Pascal Lamy, the European commissioner for trade, recently wrote that "half the world's economists" were opposed to the epidemic of bilateral free trade agreements (FTAs). That was a splendid example of British understatement from a Frenchman.
The fact of the matter is that nearly all scholars of international economics today are fiercely sceptical, even hostile to such agreements. By contrast, politicians everywhere have succumbed to a mania that originated in Europe but is now eagerly promoted by Robert Zoellick, the US trade representative, with Asia - the last holdout - now joining in.
We are witnessing possibly the biggest divide between economists and politicians in the postwar period. Unfortunately, the economists are right. The politicians' lemming-like rush into bilateral agreements poses a deadly threat to the multilateral trading system. There are three reasons.
First, bilateral trade deals are undermining an essential principle of the World Trade Organisation: that the lowest tariff applicable to one member must be extended to all members (the most favoured nation status rule). While it is true that the architects of the WTO/General Agreement on Tariffs and Trade exempted free trade areas from the MFN rule, they surely did not foresee that a proliferation of agreements would fragment the trading system. By the end of last year, 250 FTAs had been notified to the WTO. If those currently under negotiation are concluded, that number will approach 300. The result is a "spaghetti bowl" of rules, arbitrary definitions of which product comes from where and a multiplicity of tariffs depending on source.
Second, if the Europeans started this fad, the Americans are now pursuing it with zeal, exploiting their hegemonic power and the lure of preferential access to a multi-billion dollar market. Unlike Brussels, Washington has adopted bilateral FTAs to advance the agendas of domestic lobbies, agendas that are not related to trade. The US is using one-on-one agreements with small countries as models for other multilateral trade agreements, hawking them around the world as the ideal way to further trade liberalisation.
Third, America's tactic is weakening the power of poor countries in multilateral trade negotiations. Bilateral deals fragment the coalitions of developing countries, as each abandons its legitimate objections to the inclusion of extraneous issues in trade treaties. Having abandoned these objections in a bilateral deal with the US, how can those countries pursue them in WTO negotiations?
The process of trade liberalisation is becoming a sham, the ultimate objective being the capture, reshaping and distortion of the WTO in the image of American lobbying interests.
The protection of intellectual property provides a good example of US tactics. Washington has used both inducements and punishments to secure its interests. During negotiations over the North America Free Trade Agreement, Mexico was told that the price of a deal was acceptance of intellectual property protection provisions.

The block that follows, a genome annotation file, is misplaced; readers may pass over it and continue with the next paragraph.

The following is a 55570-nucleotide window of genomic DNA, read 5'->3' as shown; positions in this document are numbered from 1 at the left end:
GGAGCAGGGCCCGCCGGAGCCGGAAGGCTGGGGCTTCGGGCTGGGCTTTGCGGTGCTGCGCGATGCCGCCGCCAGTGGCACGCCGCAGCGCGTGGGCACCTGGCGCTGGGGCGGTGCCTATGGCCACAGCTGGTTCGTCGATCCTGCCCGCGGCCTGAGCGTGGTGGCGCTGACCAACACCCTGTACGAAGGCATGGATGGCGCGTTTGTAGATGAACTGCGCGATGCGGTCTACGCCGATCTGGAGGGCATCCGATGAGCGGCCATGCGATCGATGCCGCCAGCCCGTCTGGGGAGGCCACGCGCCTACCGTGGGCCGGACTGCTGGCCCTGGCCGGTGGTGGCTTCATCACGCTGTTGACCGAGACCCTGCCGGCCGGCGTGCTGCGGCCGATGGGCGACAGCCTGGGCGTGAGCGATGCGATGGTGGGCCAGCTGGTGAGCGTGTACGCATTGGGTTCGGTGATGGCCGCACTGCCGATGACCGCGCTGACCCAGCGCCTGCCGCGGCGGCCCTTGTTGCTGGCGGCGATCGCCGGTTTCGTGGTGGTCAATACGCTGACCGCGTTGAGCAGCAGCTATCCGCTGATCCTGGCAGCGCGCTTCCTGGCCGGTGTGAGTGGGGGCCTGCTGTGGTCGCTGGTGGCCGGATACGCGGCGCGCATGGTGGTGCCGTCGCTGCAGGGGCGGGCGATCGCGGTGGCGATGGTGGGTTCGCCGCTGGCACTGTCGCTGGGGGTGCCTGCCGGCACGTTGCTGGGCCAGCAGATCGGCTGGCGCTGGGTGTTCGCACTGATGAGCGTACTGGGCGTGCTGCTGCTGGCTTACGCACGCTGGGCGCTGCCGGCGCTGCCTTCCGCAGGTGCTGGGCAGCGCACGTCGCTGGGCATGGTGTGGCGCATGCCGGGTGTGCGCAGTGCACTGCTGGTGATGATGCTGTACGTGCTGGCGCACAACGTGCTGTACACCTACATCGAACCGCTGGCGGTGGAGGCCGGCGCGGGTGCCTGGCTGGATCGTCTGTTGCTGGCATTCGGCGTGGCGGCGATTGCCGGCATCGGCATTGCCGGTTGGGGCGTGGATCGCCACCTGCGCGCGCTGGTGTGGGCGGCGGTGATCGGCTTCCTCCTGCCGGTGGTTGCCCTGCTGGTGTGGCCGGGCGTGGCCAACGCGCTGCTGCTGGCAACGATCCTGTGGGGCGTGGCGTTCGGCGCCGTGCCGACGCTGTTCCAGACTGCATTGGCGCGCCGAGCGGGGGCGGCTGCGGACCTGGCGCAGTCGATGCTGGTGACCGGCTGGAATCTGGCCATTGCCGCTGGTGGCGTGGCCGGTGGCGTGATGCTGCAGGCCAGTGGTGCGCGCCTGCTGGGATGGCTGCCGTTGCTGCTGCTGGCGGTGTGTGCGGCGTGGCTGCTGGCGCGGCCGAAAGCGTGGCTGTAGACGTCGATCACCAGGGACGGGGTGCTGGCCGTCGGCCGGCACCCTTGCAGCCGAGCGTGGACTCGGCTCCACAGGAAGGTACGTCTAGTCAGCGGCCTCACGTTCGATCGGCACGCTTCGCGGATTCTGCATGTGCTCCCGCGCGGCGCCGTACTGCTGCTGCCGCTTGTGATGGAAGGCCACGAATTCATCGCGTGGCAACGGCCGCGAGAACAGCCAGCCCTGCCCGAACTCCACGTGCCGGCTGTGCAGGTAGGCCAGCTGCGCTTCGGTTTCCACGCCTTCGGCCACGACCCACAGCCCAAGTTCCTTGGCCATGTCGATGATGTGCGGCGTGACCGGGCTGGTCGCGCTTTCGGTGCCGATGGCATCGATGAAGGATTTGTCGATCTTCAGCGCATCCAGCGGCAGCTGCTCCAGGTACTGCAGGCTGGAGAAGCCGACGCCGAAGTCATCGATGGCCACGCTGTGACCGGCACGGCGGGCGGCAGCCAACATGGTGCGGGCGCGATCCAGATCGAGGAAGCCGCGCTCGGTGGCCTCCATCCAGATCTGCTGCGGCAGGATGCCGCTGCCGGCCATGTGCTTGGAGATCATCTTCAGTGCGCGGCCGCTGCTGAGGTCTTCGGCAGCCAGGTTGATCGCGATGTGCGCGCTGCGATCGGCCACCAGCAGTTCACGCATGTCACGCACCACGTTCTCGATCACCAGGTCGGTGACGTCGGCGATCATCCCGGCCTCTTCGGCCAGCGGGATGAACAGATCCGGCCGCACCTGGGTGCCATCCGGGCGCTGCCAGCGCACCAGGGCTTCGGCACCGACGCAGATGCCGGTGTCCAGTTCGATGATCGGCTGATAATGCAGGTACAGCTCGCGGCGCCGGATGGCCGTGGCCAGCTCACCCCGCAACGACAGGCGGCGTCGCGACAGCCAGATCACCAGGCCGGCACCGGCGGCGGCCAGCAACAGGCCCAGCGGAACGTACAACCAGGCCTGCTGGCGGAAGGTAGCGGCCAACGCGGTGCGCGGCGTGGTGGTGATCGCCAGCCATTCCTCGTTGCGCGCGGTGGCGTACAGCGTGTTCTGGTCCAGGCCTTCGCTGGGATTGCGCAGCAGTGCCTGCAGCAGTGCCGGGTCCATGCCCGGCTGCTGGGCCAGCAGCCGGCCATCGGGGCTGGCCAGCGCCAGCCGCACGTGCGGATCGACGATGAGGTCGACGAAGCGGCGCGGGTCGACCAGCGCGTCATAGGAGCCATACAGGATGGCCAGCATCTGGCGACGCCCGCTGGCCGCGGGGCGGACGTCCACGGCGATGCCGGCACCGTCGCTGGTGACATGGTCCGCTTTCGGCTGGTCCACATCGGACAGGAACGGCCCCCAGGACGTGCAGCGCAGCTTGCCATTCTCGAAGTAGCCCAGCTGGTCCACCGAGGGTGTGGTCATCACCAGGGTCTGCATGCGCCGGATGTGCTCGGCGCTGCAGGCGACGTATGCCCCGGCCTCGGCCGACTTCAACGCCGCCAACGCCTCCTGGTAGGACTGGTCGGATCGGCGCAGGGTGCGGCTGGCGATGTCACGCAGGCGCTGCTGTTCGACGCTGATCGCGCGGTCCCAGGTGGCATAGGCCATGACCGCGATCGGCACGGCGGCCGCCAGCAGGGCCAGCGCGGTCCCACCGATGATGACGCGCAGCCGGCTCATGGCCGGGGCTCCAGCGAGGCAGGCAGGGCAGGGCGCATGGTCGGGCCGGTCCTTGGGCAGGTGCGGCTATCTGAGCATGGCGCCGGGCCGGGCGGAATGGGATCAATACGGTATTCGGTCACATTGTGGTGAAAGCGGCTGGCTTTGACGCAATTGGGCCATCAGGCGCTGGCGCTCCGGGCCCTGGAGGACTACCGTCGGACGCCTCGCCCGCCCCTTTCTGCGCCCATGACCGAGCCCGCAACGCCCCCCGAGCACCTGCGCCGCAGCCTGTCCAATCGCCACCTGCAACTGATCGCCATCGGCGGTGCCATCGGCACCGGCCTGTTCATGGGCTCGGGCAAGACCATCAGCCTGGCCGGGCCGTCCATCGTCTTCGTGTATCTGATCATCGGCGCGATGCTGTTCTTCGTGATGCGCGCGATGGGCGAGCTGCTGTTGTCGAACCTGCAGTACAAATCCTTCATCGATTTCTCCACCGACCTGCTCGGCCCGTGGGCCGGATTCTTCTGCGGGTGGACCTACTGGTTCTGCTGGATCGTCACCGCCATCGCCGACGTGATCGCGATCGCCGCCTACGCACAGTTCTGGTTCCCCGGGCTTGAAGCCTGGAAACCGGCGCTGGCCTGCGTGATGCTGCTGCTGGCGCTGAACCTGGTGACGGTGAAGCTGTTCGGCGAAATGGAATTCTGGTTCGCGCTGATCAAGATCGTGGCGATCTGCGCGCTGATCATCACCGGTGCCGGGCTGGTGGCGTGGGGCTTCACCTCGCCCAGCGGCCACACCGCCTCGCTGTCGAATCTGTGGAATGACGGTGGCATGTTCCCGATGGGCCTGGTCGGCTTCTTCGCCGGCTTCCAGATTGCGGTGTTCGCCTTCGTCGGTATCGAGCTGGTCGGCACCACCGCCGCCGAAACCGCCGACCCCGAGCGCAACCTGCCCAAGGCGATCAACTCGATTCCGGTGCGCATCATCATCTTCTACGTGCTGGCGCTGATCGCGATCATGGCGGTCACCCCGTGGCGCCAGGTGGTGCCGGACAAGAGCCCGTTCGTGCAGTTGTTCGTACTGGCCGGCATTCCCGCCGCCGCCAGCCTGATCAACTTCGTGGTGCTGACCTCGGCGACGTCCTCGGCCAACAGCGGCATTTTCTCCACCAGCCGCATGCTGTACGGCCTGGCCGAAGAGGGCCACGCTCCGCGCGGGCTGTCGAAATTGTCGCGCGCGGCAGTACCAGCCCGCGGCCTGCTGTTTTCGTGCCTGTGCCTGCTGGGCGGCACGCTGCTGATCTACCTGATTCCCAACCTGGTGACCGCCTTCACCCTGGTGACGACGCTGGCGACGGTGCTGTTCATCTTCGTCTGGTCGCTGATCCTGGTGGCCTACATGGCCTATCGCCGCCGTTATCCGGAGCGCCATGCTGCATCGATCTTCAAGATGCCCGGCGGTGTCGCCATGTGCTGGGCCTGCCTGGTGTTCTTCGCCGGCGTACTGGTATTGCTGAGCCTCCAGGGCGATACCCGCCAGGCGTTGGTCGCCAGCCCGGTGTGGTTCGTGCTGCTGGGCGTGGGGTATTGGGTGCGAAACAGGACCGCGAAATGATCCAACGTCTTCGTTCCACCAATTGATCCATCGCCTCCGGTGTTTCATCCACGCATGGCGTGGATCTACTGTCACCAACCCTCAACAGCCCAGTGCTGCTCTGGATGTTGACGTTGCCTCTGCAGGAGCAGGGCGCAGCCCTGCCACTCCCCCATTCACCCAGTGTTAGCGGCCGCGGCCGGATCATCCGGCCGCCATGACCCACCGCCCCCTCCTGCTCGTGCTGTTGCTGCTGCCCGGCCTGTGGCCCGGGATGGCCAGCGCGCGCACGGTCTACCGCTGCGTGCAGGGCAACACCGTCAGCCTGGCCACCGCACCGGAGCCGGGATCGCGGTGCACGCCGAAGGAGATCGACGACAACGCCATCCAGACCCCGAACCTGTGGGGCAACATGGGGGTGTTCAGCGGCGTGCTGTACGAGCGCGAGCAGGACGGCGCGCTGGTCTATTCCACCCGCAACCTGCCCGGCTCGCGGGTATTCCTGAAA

It was a price Mexico was prepared to pay. But the US has also demanded that other countries accept similar provisions or face retaliatory tariffs. Subsequently, during the Uruguay round of trade liberalisation, the US was able to insert the trade-related intellectual property regime (TRIPs) into the WTO, even though no intellectual case had ever been made that TRIPs, which is about royalty collection and not trade, should be included.
Mexico also had to accept provisions on environmental and labour standards annexed to the Nafta treaty. But such standards were put right at the centre of the free trade agreement with Jordan, drafted in the last days of the Clinton administration. And with the Bush administration currently negotiating an agreement with Central America, Democrats are under pressure from the labour and environmental lobbies to demand not just the enforcement of local standards but higher standards altogether.
In the free trade agreements with Chile and Singapore, the US Treasury insisted on inserting a ban on the use of capital controls, even though the International Monetary Fund has finally come round to the view that they might, on occasion, be justified. Chile and Singapore finally gave in, agreeing to a dispute settlement and compensation mechanism in case the controls were used. Washington has created another precedent.
Thanks to the myopic and self-serving policies of the world's only superpower, bilateral free trade agreements are damaging the global trading system. They are undermining the most favoured nation rule ensuring equal treatment in the WTO. Bilateral deals have become a vehicle for introducing extraneous issues into the WTO for the benefit of narrow US domestic interests. They are thereby distorting the role of the WTO. Charles Kindelberger, the great international economist who died last week, looking back at the 19th and 20th centuries, developed the notion of the "altruistic hegemon" that delivered the public good of a multilateral trading system. Today, we have a "selfish hegemon" precisely delivering the opposite.
The writers are respectively university professor at Columbia University and professor of economics at the University of Maryland